Funerals: finding meaning beyond rituals

By Darren Ching


A month ago, my beloved grandmother, Ah Ma, died. She was 85.

Ah Ma was never particularly religious apart from the basic Taoist chants she did every morning by the side of her bed.

Nevertheless, like how people of her generation are, she was extremely pantang (Hokkien for superstitious).

To her, death was a taboo she would rather not talk about. However, before her passing, she told my dad she wanted a Taoist funeral.

I knew Taoist funerals were elaborate, but I was surprised to discover my significance in her funeral as the eldest grandson — I was treated just like another son, after my uncle and dad, and given more roles than my aunts.

In 2011, The Guardian reported that Chinese families still favoured sons over daughters as males ensure the continuity of the bloodline.

This gender bias has existed since ancient China and has a wide influence on Chinese religions, Taoism included.

While Hindu and Muslim funerals are held within a day, Chinese funerals are generally longer, lasting between three to five days depending on the age of the deceased.

As the eldest grandson, I was expected to be physically present for all her funeral prayer rituals. But the week Ah Ma passed away coincided with my theatre performance, causing me to be caught in a conundrum.

Although it was a tough decision to make, I eventually chose to perform instead of attending the prayer ritual at her wake.

I knew many of my relatives disapproved of my decision, and I was afraid that they would regard me as being “unfilial”.

An article by the Singapore Federation of Chinese Clan Associations, explained that the performance of funeral rituals is an extension of Chinese social ethics.

Filial piety, a core virtue among the Chinese, is the main reason for these rituals, and is shown by one’s participation in all aspects of ancestral rituals.

Would my absence at the prayer ritual then mean that I was unfilial to Ah Ma?

It bothers me that even in today’s age, society remains rigid in the way it holds onto its traditions.

I do not believe that one’s filial piety should be based on one’s presence at the wake.

Rather, I believe the way we treat our loved ones while they are alive matters more. What we say and do for our loved ones can show how much we respect them.

Dr Paul Schoenfeld, a clinical psychologist from the Everett Clinic, a group of medical centres based in the US, said that rituals and rites connect us to the generations that have come before and after us.

It provides a valve to discharge emotions, and to rekindle connection among the living.

I do not deny the significance behind these rituals, especially if they had been requested by those before their passing.  

Yet, surely there has to be other ways to commemorate the dead in addition to these traditions.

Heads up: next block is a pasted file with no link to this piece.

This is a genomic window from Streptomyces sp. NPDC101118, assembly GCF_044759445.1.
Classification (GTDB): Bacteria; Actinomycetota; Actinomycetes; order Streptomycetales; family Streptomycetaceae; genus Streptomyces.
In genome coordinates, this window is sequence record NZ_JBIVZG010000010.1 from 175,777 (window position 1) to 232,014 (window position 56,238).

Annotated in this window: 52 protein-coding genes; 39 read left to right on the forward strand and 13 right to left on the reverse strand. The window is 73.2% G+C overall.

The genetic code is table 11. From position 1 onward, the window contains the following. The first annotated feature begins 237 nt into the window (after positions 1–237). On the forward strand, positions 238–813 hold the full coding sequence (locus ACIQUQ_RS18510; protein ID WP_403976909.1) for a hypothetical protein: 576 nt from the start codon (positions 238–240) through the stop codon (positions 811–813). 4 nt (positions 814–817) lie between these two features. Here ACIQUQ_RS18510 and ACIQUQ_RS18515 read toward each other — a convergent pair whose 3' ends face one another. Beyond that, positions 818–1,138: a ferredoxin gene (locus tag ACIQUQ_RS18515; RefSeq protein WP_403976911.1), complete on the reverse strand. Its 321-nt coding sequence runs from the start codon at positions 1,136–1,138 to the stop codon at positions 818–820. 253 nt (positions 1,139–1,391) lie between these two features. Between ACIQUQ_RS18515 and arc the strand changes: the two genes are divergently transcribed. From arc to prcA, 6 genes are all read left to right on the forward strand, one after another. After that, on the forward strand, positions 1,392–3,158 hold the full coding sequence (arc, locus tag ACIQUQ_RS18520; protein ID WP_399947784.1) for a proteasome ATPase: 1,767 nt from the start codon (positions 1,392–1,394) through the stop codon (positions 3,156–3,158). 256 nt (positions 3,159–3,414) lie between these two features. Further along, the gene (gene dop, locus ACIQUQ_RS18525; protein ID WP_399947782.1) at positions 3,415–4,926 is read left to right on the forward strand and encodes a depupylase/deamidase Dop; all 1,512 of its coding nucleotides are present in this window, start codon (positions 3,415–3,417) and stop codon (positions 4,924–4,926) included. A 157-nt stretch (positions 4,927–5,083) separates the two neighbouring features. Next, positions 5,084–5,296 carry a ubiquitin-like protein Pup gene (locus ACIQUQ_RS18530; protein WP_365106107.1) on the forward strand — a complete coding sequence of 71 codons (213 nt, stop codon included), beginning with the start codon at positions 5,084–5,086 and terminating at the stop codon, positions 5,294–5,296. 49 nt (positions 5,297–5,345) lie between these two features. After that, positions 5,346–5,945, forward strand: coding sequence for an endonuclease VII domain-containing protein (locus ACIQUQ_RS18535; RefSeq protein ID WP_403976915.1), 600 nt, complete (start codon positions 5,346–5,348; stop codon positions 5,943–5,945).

In Western culture, it is common to see family members give eulogies at a funeral.

Eulogies are tributes to the deceased, to commemorate the fulfilling life he or she has had.

Although eulogies are not held during Taoist funerals, my father wished for me to compile a video montage of the fruitful life Ah Ma had lived. As eulogies can be lengthy, this would have been a good substitute for speeches.

Sadly, the Taoist priest disapproved of our video montage idea due to religious reasons.

Over the five days at the funeral, I met distant relatives whom I would typically see only once a year during Chinese New Year; some I had never seen in my life.

Ah Ma‘s funeral was a gathering of sorts, bringing together people who might be distant but bounded by blood.

Educator and grief counsellor Dr Alan Wolfelt wrote in an article that the sharing of memories at the funeral affirms the worth we have placed on the person who has died, legitimising our pain.

This teaches us about the dead person’s life apart from our own and allows us glimpses into that life that we are likely to cherish forever.

Ah Ma had seven children, 11 grandchildren and five great-grandchildren for whom she had sacrificed a great deal for. Beyond the sharing of memories at the funeral, a video montage at the funeral would certainly have been a good summary of the long life Ah Ma had lived.

It might have been deemed culturally unacceptable, but I believe that Ah Ma would have approved of our intentions — the younger generation wanting to share special moments of her life — as a mother and a grandmother.

While it might be impossible to completely disregard the traditions we have when it comes to death and funerals, I believe that there is certainly room for cultural traditions to meet the practices of the modern world halfway.